Public to weigh in on Brush Creek bridge design
The Aspen Times
Aspen, CO Colorado
ASPEN – The public will get a say in the design of a new bridge on the Brush Creek Trail outside Snowmass Village. The options include reuse of old sections of the former Maroon Creek pedestrian bridge or installation of a new bridge that costs about twice as much.
Pitkin County commissioners made no decision about the bridge project Tuesday but agreed that a public meeting in Snowmass Village should occur to provide an opportunity for public input. No date for that meeting is set; it will probably take place in January.
Until now, the trail has made use of a box culvert serving a driveway on private property at the lower creek crossing in the Brush Creek Valley. That arrangement was temporary, and the county must now install its own span to carry the trail over Brush Creek and adjacent wetlands.
“We need to put our own bridge up. The question is, what will the design look like?” said Dale Will, county Open Space and Trails director, during Tuesday’s joint meeting between commissioners and the Open Space and Trails board of trustees.
Using two sections of the old Maroon Creek bridge, which formerly accommodated pedestrian and bike traffic next to state Highway 82 before a new highway bridge over Maroon Creek was built, would cost an estimated $291,119. A new, prefabricated span would cost an estimated $610,739.
“At that length, bridges sort of become exponentially more expensive,” Will said.
The old, boxlike Maroon Creek span has sides that are 10 feet high. A new span would have 8-foot sides, with the deck set above the bottom of the bridge frame.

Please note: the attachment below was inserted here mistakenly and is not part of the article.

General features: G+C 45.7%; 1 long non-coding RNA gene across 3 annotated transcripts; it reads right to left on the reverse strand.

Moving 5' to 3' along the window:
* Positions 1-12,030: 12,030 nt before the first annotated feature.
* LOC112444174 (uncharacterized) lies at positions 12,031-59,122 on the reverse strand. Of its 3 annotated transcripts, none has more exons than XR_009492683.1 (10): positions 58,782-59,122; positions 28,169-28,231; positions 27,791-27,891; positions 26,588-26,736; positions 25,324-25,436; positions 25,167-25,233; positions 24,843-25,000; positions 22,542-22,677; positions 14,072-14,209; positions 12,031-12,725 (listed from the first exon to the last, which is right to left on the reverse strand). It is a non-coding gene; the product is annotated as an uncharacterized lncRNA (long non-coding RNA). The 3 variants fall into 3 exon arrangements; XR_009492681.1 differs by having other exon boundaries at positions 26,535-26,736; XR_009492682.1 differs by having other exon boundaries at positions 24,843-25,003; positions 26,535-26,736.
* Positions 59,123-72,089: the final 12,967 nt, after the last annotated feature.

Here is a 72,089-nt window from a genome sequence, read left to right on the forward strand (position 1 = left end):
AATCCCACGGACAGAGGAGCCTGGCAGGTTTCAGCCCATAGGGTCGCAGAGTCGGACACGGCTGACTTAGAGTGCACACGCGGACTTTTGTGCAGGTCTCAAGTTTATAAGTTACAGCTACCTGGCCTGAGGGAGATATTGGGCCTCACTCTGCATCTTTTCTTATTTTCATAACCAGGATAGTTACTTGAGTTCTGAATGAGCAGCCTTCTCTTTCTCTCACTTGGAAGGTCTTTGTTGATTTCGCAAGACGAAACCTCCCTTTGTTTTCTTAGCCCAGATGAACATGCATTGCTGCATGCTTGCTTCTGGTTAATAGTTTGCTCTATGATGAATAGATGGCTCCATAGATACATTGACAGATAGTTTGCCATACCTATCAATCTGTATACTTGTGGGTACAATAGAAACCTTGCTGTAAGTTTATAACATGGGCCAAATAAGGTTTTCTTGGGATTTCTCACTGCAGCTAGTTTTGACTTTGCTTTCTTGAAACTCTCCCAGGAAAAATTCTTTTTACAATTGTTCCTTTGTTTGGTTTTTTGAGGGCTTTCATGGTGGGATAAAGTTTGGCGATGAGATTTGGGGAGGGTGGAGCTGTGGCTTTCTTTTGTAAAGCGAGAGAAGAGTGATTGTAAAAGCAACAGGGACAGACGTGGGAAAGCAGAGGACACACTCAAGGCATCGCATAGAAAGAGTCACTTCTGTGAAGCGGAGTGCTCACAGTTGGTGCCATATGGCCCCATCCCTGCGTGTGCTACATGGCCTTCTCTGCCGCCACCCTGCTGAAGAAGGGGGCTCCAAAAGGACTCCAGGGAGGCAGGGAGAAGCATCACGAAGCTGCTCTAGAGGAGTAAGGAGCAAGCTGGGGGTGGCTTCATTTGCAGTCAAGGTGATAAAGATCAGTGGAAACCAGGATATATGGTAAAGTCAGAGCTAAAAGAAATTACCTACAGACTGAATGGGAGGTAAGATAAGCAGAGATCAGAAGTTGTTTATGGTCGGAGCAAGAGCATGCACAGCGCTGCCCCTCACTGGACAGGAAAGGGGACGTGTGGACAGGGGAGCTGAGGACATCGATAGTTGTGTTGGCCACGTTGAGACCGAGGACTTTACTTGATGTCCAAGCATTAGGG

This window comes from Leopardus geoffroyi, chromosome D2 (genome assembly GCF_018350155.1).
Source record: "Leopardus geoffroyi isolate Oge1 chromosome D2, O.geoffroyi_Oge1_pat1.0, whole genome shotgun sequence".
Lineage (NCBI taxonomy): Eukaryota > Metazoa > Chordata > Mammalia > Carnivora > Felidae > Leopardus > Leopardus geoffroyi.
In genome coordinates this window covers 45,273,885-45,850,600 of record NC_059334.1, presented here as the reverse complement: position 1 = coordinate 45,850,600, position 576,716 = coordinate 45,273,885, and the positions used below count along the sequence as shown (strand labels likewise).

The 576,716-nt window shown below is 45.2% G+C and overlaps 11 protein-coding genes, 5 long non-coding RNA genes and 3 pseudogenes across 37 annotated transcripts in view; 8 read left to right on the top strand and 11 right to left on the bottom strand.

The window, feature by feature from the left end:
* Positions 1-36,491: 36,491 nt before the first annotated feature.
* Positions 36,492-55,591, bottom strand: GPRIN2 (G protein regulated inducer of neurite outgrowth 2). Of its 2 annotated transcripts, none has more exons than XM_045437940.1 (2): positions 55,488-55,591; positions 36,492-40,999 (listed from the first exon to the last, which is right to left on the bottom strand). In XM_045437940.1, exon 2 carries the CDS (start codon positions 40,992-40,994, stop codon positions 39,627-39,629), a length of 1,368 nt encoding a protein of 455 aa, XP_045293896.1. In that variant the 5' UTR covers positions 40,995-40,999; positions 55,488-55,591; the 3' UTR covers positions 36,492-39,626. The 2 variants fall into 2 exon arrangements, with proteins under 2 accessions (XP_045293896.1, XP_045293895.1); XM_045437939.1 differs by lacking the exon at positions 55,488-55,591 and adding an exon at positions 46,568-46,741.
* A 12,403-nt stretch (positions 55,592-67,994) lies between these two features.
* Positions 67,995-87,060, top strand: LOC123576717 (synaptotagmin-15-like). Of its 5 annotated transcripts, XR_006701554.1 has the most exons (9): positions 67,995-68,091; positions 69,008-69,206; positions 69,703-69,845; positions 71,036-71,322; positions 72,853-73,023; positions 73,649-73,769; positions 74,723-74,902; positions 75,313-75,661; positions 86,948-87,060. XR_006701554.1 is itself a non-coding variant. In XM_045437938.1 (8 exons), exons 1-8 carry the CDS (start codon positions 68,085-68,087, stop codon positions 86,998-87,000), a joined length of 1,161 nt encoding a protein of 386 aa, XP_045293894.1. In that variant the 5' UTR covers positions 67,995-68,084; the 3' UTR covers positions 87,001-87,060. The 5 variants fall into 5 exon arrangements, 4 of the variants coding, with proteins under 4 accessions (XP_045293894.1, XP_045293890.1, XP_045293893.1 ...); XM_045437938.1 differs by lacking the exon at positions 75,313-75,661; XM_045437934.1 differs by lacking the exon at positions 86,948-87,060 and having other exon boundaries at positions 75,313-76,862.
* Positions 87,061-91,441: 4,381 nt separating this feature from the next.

Commissioner Jack Hatfield, viewing renderings of both designs set at the site, questioned why the new bridge wouldn’t more closely resemble the bridge already built along the trail at an upper creek crossing, closer to Snowmass Village. The town helped pay for that bridge because town officials didn’t want part of the old Maroon Creek bridge used there. It wasn’t considered aesthetically acceptable.
The proposed new bridge at the lower crossing is actually quite similar to the upper bridge, but it looks beefier because the span is longer, according to Gary Tennenbaum, Open Space and Trails land steward.
The renderings will be available to the public for review.
The Brush Creek Trail, constructed in 2006, is currently closed for the winter to accommodate wildlife migration.
Open space officials hope to have a decision on the bridge by mid-February so installation can occur in April. No work can take place before the trail reopens on April 1.
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